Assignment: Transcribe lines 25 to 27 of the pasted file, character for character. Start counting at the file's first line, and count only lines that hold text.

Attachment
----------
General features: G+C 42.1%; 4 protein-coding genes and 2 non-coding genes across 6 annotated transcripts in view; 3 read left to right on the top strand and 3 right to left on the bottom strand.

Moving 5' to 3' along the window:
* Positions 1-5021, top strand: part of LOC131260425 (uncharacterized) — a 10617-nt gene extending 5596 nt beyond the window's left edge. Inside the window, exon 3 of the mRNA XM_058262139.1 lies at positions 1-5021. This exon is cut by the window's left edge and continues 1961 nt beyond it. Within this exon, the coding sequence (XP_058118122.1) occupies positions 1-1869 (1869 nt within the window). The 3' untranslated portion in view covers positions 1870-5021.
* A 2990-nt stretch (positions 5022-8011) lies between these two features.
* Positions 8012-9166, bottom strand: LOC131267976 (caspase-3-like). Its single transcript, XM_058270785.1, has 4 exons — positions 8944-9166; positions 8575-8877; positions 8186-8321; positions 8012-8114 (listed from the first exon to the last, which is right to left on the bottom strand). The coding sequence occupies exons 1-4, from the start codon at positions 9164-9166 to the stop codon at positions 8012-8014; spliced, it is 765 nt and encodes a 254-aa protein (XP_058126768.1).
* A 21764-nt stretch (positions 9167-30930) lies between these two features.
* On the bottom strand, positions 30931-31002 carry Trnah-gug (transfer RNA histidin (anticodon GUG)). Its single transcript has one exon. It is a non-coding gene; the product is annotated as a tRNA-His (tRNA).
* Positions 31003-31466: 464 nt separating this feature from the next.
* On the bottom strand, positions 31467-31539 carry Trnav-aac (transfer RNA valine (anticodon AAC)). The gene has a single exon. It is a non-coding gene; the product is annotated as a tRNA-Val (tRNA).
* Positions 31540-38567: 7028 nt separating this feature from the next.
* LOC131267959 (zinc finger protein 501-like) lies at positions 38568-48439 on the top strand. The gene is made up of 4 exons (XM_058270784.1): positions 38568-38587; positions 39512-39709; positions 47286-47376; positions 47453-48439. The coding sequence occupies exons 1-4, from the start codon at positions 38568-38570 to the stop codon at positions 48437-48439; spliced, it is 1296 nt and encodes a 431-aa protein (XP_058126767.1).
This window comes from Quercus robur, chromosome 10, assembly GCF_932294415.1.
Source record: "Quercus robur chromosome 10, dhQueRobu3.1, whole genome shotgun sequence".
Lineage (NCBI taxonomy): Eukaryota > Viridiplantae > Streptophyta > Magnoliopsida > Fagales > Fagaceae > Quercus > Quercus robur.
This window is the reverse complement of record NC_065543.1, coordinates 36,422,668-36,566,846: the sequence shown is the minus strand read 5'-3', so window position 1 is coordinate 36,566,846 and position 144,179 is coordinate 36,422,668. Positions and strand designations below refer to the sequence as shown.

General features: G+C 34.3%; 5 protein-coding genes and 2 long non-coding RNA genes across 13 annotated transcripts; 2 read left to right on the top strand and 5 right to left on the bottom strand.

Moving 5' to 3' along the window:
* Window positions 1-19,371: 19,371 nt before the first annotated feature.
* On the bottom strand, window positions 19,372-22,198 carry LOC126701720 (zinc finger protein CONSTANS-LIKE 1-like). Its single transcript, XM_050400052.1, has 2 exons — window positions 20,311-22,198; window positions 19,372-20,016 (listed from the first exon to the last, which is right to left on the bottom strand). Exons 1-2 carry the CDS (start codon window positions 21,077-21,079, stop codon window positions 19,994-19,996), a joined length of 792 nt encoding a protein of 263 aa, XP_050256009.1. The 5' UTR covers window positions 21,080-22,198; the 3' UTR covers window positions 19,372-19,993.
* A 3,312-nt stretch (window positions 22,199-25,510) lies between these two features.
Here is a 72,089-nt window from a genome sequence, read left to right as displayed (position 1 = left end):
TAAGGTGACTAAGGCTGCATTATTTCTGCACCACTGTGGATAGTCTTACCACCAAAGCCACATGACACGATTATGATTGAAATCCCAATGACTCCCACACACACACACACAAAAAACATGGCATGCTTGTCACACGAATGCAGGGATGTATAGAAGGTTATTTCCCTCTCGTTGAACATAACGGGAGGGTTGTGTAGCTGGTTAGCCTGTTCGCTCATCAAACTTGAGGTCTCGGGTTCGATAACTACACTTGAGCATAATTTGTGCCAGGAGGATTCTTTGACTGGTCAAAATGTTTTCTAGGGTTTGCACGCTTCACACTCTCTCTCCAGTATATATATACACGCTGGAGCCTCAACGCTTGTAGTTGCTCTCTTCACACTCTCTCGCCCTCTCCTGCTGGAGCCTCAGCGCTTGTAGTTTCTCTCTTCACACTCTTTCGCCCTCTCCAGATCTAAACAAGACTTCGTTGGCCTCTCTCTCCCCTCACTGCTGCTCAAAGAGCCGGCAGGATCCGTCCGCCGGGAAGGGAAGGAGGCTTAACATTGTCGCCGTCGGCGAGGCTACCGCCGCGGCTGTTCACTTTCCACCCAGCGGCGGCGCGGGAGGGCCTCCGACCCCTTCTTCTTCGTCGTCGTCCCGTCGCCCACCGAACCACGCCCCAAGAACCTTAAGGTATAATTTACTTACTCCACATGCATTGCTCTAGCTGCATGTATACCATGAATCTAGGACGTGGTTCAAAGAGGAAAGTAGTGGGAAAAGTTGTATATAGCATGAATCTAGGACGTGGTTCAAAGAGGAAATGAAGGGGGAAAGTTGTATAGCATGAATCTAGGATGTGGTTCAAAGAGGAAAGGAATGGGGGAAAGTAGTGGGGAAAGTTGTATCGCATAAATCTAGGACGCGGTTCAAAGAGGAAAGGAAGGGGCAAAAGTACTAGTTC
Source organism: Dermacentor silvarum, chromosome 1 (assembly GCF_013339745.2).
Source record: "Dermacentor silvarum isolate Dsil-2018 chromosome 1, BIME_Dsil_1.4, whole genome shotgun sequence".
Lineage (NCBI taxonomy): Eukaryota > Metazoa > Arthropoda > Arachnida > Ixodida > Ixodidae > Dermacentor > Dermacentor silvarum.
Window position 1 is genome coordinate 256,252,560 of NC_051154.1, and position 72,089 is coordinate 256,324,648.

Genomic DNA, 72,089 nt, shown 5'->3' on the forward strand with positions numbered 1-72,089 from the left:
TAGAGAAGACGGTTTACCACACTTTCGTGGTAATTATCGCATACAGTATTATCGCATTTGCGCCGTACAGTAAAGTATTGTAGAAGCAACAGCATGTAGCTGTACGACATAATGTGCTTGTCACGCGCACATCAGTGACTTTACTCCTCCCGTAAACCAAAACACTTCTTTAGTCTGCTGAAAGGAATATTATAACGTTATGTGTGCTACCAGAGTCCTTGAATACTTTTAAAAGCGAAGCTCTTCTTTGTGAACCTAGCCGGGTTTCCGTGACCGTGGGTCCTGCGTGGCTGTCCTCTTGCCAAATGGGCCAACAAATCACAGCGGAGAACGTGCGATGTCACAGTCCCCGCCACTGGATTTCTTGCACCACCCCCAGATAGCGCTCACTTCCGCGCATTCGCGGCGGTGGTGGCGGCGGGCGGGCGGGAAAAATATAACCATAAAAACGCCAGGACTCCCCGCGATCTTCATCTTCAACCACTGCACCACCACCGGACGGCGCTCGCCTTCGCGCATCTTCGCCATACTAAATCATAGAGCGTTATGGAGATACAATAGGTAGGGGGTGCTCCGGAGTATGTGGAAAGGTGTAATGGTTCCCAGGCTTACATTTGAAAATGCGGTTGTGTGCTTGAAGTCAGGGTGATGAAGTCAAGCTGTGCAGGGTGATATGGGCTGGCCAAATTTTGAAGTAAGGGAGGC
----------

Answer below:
Lineage (NCBI taxonomy): Eukaryota > Metazoa > Arthropoda > Arachnida > Ixodida > Ixodidae > Dermacentor > Dermacentor silvarum.
Window position 1 is genome coordinate 256,252,560 of NC_051154.1, and position 72,089 is coordinate 256,324,648.

Genomic DNA, 72,089 nt, shown 5'->3' on the forward strand with positions numbered 1-72,089 from the left: